This unsigned portrait has recently been attributed to William Doughty; the young artist sitter remains unidentified, and the work is believed to be a self-portrait.

Yet the significance of this painting to the Hunterian Art Gallery isn’t in the artist or the sitter, but in the small figure at the bottom right of the canvas: a bronze cast of an anatomical model, depicted with the skin removed to reveal the underlying muscle structures. The figure was made by Dr William Hunter, founder of the Hunterian Museum. In the age of Neoclassical art, in which the human figure was paramount, Hunter’s teaching helped educate a generation of artists in human anatomy through his demonstrations at the Royal Academy, using a larger version of the model shown in Doughty’s portrait. Hunter’s role at the Academy wasn’t purely scientific: during his tenure as Professor of Anatomy, when he was required to provide ‘annually six public lectures in the schools, adapted to the Arts of Design’, Hunter amassed a significant art collection of his own, acquiring works by established contemporary artists including Stubbs and Reynolds. Portrait of an Artist provides a vivid illustration of the role Hunter’s influence had on students of painting and sculpture in the 1770s and beyond. It has been acquired ahead of Hunter’s tercentenary in 2018, which will be marked by an exhibition exploring the key role he played in bridging art and anatomy. The portrait will go on display in the museum’s Main Gallery alongside a bronze cast of the model depicted in the painting.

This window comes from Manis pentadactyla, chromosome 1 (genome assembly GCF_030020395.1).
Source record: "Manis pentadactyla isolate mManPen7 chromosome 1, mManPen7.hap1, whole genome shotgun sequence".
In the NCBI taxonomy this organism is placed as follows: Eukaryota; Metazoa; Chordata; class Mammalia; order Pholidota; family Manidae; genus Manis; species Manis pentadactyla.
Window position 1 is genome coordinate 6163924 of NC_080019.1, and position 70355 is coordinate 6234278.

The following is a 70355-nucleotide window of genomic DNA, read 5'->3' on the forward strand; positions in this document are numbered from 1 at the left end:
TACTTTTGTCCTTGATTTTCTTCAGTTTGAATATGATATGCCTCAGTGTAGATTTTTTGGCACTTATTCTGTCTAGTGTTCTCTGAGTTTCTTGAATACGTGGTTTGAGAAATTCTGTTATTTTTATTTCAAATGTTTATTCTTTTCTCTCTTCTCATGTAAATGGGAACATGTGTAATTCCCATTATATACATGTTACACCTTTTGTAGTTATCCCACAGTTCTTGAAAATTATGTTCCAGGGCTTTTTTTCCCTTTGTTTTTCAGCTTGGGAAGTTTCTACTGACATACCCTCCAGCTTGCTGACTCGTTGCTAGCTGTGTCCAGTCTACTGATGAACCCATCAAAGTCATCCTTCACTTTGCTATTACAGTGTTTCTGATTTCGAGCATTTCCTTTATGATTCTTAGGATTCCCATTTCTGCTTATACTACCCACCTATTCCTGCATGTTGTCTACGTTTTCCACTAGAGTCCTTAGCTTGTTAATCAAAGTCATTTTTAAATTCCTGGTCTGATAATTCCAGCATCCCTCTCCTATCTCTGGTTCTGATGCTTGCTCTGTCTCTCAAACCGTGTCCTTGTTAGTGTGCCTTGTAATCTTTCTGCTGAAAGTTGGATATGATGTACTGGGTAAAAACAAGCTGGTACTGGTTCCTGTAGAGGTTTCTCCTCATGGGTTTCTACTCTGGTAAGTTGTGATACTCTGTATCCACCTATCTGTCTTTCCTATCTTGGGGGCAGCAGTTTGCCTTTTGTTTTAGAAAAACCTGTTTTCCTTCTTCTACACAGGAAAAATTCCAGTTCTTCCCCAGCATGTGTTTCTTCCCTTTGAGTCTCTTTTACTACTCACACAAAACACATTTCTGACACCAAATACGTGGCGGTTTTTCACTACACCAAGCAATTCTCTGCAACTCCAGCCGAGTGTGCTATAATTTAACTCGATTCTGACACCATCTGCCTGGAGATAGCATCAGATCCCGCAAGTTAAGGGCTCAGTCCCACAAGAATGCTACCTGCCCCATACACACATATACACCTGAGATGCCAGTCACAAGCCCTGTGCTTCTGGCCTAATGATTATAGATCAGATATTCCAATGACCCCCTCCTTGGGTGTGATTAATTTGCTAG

Sold Christie's, New York, 1996, where acquired by Katz Gallery; Philip Mould. An Art Loss Register search will be carried out.

Back to top